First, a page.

Five local hospitals received the 2011 Trailblazer Award from the Maryland Hospitals for a Healthy Environment at the Environmental Excellence in Health Care conference Nov. 10 at the University of Maryland School of Medicine in Baltimore.
The winners were Anne Arundel Medical Center, Annapolis, Md.; Carroll Hospital Center, Westminster, Md.; Good Samaritan Hospital, Baltimore; Union Hospital in Cecil County, Elkton, Md.; and the University of Maryland Medical Center, Baltimore.
The inaugural Nursing Leadership in Environmental Health Award was presented to Denise Choiniere, RN, MS, sustainability manager for UMMC. Choiniere, the first full-time sustainability manager in a Maryland hospital, spearheaded a number of environmental initiatives at UMMC, including a hazardous pharmaceutical waste management program, Earth Day events and a weekly farmers market.
MD H2E Director Barbara Sattler, RN, DrPH, FAAN, was honored with an Environmental Health Visionary Award. Sattler is founder and director of the University of Maryland School of Nursing’s Environmental Health Education Center and a professor in the school’s Community/Public Health master’s specialty.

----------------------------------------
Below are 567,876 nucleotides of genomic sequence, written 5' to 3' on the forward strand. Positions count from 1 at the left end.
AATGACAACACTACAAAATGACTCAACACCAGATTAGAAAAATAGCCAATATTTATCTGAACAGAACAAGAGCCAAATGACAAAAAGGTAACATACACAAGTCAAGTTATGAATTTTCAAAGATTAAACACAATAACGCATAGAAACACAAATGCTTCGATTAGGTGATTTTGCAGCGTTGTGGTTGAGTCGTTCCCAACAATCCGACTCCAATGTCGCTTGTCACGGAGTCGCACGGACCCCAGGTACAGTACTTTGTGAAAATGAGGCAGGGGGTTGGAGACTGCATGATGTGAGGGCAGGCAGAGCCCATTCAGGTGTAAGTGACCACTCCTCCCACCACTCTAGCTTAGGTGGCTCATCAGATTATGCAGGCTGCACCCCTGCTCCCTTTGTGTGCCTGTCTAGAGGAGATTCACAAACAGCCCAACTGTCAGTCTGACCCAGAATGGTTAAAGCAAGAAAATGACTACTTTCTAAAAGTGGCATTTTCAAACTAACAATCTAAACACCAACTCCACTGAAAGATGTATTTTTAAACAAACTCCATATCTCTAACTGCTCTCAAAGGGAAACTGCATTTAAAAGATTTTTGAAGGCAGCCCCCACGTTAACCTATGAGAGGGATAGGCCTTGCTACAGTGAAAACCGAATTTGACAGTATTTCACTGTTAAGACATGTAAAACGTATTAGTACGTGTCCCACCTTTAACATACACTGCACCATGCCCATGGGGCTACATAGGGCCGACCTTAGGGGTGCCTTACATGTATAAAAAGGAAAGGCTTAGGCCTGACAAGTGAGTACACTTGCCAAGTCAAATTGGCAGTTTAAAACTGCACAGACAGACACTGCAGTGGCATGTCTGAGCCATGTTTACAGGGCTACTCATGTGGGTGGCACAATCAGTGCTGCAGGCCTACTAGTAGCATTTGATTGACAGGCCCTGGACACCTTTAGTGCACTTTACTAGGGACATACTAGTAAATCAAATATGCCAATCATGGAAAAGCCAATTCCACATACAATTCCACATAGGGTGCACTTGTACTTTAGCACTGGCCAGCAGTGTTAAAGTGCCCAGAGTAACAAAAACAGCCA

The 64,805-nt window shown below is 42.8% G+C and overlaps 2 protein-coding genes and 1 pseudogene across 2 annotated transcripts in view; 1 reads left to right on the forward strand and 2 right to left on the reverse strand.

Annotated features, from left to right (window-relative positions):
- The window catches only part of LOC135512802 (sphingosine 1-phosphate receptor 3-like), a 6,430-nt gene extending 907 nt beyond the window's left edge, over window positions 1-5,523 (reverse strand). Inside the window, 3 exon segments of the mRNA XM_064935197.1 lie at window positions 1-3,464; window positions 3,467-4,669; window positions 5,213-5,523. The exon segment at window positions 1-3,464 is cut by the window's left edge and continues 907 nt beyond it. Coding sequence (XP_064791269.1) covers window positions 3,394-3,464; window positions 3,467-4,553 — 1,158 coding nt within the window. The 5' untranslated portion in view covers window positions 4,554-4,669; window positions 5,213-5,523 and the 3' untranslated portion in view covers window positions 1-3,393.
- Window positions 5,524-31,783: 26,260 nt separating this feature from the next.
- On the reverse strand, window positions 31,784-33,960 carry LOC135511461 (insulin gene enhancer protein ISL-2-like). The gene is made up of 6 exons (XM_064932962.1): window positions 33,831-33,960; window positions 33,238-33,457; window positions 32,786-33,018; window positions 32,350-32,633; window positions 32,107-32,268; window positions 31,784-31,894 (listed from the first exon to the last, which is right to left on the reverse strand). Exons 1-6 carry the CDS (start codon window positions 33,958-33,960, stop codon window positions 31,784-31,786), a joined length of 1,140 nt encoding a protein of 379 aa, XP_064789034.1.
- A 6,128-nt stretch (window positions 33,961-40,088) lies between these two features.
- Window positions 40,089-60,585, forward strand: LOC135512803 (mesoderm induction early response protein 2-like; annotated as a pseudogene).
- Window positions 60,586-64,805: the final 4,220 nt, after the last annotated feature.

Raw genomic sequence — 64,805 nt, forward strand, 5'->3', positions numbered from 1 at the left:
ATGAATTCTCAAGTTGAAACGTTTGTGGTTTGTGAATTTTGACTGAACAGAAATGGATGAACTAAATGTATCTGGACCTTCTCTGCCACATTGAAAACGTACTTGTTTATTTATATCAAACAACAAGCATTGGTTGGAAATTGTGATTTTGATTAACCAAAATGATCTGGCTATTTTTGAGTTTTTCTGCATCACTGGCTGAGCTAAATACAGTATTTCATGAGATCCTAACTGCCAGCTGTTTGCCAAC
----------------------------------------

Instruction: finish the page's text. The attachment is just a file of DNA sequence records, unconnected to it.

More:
Each year, Maryland Hospitals for a Healthy Environment gives the Trailblazer Award to Maryland hospitals that serve as models for other hospitals and have demonstrated leadership in advancing sustainability in a particular area of operations.
The hospitals’ many initiatives included the following:
Anne Arundel replaced OR surgical lights with LED lights and implemented a surgical services recycling program.
Using a sustainability tracking tool to quantify the results of an environmental initiative, Carroll was able to track its water, energy and natural gas use. The hospital took steps that reduced natural gas use by 30%.
Good Samaritan built an employee/community vegetable and herb garden on its campus. Volunteers planted a variety of crops and donated a portion of the food to a local food bank.
Union Hospital committed to purchasing local, sustainable meat, poultry and produce for its cafeteria and patient meals. Local farms have increased their acreage for produce, employed winter greenhouses and increased poultry flock size to meet the hospital’s needs. Food waste either is composted or sent to an area hog farmer to be used for feed.
UMMC focused on lighting conservation and upgrades in the past year, including turning off lights when not in use and when daylight is sufficient in atriums and hallways and replacing light bulbs with more efficient bulbs.
LEARN MORE about Maryland Hospitals for a Healthy Environment online at mdh2e.org.